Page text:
It isn't whitewashing, it is summarizing. All of the info would be kept on the pages about those specific topics. QuicoleJR (talk) 16:53, 3 April 2024 (UTC)[reply]
    Why wouldn't we be able to remove things mentioned in the lead? —Locke Coletc 09:50, 6 April 2024 (UTC)[reply]
    We can cut the president stuff, as we have an article on that. Slatersteven (talk) 11:35, 3 April 2024 (UTC)[reply]
    Better summarisation and directing readers to articles that cover the specific details in full is definitely the way to go. -- LCU ActivelyDisinterested «@» °∆t° 15:17, 3 April 2024 (UTC)[reply]

    I don’t get why size is (again) such a pressing matter for this article (well, actually I do — Village Pump) when Presidency of Donald Trump is much larger. It currently has 533,000 bytes and 907 citations, and there's been no discussion about its size in four years. Space4Time3Continuum2x🖖 18:44, 3 April 2024 (UTC)[reply]

    That other articles are also in a bad state isn't an argument to not do anything about this article. -- LCU ActivelyDisinterested «@» °∆t° 21:03, 3 April 2024 (UTC)[reply]
    Anything that large should probably also be reduced in size, but that one does not have as many sub-articles. No individual person should have a page this long. QuicoleJR (talk) 01:09, 4 April 2024 (UTC)[reply]

    Half-joking, half serious: make only section headings with {{Main}}. Zero prose. Just sections and hatnotes. SWinxy (talk) 06:53, 5 April 2024 (UTC)[reply]

    Presidency draft page[edit]

    Most editors seem to agree on Presidency section needing severe to very severe cuts. So I have created Draft:Donald_Trump/Presidency where we can collaborate on the Presidency section without affecting the current article's stability. I started off with a simple use of Template:Excerpt because that would cut things down to a reasonable size while keeping it easy to maintain. Either way, once we have a reasonable draft, we should replace the entire Presidency section with it. Soni (talk) 04:50, 4 April 2024 (UTC)[reply]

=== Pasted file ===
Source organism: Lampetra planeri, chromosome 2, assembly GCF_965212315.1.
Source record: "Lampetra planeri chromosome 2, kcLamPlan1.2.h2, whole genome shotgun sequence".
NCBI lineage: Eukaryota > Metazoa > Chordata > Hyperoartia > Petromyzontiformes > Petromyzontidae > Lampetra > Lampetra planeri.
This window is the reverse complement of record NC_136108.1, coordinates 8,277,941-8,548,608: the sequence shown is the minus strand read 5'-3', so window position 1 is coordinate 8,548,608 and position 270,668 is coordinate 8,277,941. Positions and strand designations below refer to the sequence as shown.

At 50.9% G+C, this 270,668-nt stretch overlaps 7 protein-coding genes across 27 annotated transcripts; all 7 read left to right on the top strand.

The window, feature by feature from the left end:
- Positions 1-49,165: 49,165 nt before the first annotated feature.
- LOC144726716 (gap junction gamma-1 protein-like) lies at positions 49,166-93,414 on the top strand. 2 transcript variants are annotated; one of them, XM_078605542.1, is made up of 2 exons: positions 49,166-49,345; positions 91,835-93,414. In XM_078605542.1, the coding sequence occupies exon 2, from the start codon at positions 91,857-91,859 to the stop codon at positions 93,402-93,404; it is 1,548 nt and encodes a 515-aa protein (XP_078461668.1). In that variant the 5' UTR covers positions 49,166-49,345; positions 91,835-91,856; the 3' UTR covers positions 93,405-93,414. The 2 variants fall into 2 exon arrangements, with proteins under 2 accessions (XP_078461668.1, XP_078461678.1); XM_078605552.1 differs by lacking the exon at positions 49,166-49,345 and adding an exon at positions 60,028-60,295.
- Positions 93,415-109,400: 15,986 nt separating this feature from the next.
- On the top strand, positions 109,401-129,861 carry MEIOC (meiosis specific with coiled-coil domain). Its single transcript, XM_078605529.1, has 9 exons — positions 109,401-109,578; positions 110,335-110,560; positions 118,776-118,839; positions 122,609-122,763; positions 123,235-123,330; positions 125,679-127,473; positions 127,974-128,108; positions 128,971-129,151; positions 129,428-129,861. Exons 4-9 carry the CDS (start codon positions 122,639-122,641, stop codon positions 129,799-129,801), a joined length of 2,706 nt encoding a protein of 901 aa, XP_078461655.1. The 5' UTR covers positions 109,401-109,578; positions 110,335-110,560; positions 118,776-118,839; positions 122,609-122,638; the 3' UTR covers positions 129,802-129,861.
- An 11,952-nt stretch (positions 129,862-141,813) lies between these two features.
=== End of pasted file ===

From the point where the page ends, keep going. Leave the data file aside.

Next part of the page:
We already have Presidency of Donald Trump, we do not need two pages on the same topic. Slatersteven (talk) 09:11, 4 April 2024 (UTC)[reply]
    This draft is supposed to replace all of Donald_Trump#Presidency_(2017–2021), not be a separate article. We currently use 200K bytes to say nearly everything the Presidency article already says, so I want to get people's opinions and reduce all of that to the minimum manageable amount. I'm starting it as a draft so we can iterate before we actually replace it in Article space. Soni (talk) 10:26, 4 April 2024 (UTC)[reply]
    Why not just use the article we have? Slatersteven (talk) 13:14, 4 April 2024 (UTC)[reply]
    Personally, I think using the Excerpt template here is a bad idea, since the lead of the Presidency article does not have sources. It might make readers think that the content in that section is unsourced. QuicoleJR (talk) 15:40, 4 April 2024 (UTC)[reply]
    If we add sources to that articles lede (or make a copy of that lede with sources), would that work for the overall section? Soni (talk) 21:01, 4 April 2024 (UTC)[reply]
    Yes. The lead should be the best possible summary of the article, so just adding sources should make it good enough for a summary style section here. -- Valjean (talk) (PING me) 21:09, 4 April 2024 (UTC)[reply]
    • @Moxy, ActivelyDisinterested, Izno, GoodDay, Jack Upland, Mandruss, Space4Time3Continuum2x, and SWinxy: Pinging everyone else who discussed trimming in the section above. I'm hoping we can establish consensus on a new draft for the Presidency section to replace the current one. Soni (talk) 13:08, 5 April 2024 (UTC)[reply]